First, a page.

$link = mysqli_connect("", "root", "", "chatapp");
$xml = new SimpleXMLElement("<?xml version=\"1.0\" encoding=\"utf-8\" ?><mysql></mysql>");
if (!$link)
    $xml->addChild("error", "Error: Unable to connect to MySQL.");
    $xml->addChild("error", "Debugging errno: " . mysqli_connect_errno());
    $xml->addChild("error", "Debugging error: " . mysqli_connect_error());

$xml->addChild("success", "Success: A proper connection to MySQL was made!");
$xml->addChild("success", "Host information: " . mysqli_get_host_info($link));

//Sends the xml to whoever requested this


Now you can simply use PHP to login a user into the database like you would do with a regular web page. There are plenty of php tutorials that cover this subject. Of course you can use any server side scripting for this.

Your own server to connect to a database is possible too but requires a lot more work. But KryoNet takes a lot of work from you. Your own server does mean you can store data on the server and exchange those very fast through a TCP or UDP connection. You basically have much more control over what is being exchanged.

  • Personally i use Realm on the Android side. It's an ORM which makes life very simple. realm.io you could also use java serialization to store and ecnrypt objects. I just wanted to offer some alternative suggestions to the mix. Although serialization is not overly recommended it's interesting as a choice. developer.android.com/reference/java/io/Serializable.html – Jesson Atherton Sep 17 '15 at 13:35

A lot of Games have different approaches to this depending on their requirements. Games like: Candy Crush, Age of War or Clash of Clans, have all user information stored in an online database. The user information is fetched on startup from said database. You could then Store that information locally so it loads faster. Then next time you launch your app, you load the data locally, and if you cant, load it from the server again. You can push new information to the server every time you want to save the game state. It is difficult to give you a specific answer without knowing what kind of game you are making.

You should read through this post: Which Android Data Storage Technique to use? It has a lot of information for saving data on android.

Sync data between Android App and webserver Is yet another good post to read through. It gives you some information on how to sync the data you have saved locally and on the web server.

Google cloud storage is also another option: https://cloud.google.com/solutions/mobile/how-to-build-mobile-app-with-app-engine-backend-tutorial/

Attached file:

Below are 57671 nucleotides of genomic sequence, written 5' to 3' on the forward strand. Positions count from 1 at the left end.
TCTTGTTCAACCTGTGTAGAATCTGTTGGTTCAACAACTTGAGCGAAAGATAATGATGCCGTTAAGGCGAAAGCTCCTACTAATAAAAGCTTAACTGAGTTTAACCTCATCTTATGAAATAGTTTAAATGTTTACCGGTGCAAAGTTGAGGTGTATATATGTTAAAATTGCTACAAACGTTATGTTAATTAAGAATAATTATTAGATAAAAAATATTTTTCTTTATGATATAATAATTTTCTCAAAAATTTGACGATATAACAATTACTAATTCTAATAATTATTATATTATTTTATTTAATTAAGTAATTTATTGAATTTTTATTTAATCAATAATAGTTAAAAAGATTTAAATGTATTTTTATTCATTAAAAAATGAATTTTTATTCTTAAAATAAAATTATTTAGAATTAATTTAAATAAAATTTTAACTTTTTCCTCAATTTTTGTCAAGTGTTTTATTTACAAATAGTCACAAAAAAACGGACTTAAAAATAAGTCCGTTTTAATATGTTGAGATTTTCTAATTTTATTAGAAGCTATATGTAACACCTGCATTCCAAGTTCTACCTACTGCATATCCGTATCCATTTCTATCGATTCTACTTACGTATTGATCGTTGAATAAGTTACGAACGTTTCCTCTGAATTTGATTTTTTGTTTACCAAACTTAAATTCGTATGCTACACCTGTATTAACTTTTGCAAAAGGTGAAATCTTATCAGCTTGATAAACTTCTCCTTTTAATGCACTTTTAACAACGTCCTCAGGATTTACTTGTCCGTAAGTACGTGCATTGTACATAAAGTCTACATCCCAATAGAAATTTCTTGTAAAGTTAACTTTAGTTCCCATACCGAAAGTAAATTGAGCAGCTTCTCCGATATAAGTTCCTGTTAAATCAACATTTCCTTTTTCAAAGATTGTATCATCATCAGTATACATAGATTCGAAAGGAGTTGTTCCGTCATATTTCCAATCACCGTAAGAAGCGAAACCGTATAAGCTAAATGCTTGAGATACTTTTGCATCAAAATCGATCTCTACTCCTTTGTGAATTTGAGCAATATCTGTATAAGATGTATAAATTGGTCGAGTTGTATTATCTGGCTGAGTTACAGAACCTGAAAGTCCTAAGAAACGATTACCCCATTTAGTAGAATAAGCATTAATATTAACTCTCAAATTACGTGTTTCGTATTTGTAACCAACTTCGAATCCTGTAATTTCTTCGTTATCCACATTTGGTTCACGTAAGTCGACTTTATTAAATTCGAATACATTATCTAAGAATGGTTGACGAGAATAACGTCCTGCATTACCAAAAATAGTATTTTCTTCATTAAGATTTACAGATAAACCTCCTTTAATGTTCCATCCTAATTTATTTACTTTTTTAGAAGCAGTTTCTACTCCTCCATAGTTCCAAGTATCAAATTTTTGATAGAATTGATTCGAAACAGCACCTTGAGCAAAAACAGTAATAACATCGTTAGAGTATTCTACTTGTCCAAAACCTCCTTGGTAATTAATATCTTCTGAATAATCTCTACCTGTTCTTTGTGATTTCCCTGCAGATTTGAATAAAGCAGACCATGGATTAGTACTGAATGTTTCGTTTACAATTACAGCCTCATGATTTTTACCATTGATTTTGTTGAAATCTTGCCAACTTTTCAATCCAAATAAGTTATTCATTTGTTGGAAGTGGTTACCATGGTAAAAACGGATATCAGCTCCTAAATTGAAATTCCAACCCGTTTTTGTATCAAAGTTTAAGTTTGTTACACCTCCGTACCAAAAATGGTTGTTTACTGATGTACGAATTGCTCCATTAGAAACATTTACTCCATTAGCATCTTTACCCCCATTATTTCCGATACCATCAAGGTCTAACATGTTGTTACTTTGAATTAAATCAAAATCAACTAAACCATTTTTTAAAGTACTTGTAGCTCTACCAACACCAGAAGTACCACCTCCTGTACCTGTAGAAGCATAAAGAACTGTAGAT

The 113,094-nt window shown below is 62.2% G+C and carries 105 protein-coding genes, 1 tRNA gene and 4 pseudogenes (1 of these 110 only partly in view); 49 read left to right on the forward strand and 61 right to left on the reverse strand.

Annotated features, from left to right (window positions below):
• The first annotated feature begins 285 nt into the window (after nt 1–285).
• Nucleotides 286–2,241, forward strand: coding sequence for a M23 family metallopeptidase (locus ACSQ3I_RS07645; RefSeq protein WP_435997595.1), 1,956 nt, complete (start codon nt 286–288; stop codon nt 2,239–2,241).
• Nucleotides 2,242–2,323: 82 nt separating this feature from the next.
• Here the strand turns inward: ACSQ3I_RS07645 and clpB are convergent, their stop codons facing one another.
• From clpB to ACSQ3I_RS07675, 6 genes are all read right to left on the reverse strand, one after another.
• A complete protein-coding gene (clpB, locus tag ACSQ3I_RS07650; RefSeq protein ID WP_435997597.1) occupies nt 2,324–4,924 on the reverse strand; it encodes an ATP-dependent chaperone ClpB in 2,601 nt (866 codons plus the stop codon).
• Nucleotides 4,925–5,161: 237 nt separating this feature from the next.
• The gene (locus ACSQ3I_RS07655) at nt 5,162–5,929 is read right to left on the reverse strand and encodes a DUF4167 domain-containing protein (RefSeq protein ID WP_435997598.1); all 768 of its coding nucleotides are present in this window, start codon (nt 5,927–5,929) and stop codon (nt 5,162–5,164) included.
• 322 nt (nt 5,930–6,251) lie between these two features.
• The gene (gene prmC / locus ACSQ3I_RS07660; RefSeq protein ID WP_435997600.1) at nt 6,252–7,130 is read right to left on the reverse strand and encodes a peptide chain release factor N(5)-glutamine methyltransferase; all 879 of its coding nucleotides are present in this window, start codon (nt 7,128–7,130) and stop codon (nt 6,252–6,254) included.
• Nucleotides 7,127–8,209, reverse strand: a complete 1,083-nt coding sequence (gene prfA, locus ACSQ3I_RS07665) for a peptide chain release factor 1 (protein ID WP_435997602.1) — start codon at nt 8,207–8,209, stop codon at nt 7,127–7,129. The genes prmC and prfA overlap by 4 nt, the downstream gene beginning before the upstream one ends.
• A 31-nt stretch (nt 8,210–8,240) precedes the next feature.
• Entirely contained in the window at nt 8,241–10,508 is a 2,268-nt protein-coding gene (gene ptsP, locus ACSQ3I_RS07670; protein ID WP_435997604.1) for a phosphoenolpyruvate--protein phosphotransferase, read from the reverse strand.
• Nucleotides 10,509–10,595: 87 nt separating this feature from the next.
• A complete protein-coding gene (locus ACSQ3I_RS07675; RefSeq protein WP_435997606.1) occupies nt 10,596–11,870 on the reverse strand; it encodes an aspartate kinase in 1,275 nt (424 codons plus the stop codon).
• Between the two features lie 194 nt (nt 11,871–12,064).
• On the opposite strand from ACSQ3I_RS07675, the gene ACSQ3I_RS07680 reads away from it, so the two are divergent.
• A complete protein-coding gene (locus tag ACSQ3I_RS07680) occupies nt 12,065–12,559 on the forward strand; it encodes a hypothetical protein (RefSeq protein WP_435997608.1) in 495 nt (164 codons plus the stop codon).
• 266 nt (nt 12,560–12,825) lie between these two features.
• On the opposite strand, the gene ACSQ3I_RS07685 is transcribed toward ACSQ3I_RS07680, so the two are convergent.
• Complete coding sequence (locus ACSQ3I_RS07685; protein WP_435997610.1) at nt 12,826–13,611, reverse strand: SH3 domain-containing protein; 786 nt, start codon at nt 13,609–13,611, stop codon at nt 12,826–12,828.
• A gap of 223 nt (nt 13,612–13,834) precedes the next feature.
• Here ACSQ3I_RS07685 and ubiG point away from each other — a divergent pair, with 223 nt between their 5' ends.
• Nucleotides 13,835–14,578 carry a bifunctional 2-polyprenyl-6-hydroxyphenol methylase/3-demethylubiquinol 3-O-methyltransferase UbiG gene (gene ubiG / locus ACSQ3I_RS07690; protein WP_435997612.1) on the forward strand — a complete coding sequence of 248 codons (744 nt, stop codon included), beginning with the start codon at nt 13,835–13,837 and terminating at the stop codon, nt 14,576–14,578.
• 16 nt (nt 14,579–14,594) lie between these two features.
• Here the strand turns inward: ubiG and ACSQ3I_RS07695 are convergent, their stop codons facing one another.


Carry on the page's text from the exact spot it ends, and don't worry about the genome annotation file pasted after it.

Google also offers a Saved Game Service: https://developers.google.com/games/services/common/concepts/savedgames?hl=en

If however you are just making a Basic Game. I recommend that you use a local data base in combination with Shared Preferences.

If you only store data locally, there is a potential for getting "Hacked". If you have the data on the server and locally, you can "handshake" and check if the data is correct.


There are a lot of ways to do this.

For some online application, they used network connection to communication with their servers such as online MYSQL servers, Webservices, and so on.

For offline application, SQLite, SharedPreferences, Internal and External Storage are used.



It depends on what you want to be saved. There are many ways to save things like others have mentioned. If you want to save just a single variable to the device using a pref would probably be your best bet.

Here is how you could use a pref.

//This is how you can store a boolean, using a pref
SharedPreferences prefs = getSharedPreferences("BOOL", MODE_PRIVATE);
        SharedPreferences.Editor editor = prefs.edit();
        editor.putBoolean("ads", showAds);

`//showAds is a boolean that you are storing

you can make a function to retrieve a stored boolean like this

public boolean checkStoredBool(){
        SharedPreferences prefs = getSharedPreferences("BOOL", MODE_PRIVATE);
        boolean extractedBool = prefs.getBoolean("ads", false);
        return extractedBool;

//The false in the previous code, is what would be called in if no value was stored

You want to make sure when creating the SharedPreferences the part in quotes matches what you put in the codes when you stored the boolean.

Also when calling prefs.getBoolean the part in the quotes needs to match what was in the quotes when you used editor.putBoolean earlier

Now in your code if you want to call in the saved code you simply just call the method.

For example if you want to have an if statement that checked if the stored value was true or false it would look something like this

if(checkStoredBool() == true){
    //code when it's true
    //code when it's false
  • I'm going to make a game with different levels and unlocked level select items, achievements, points total, etc. So a series of variables and arrays. – Shivashriganesh Mahato Sep 19 '15 at 6:02
  • 1
    I added some more detail on how you could use prefs. Let me know if this helps. I know its a little late. Or extremely late. – Josiah Lauby Feb 13 '17 at 1:09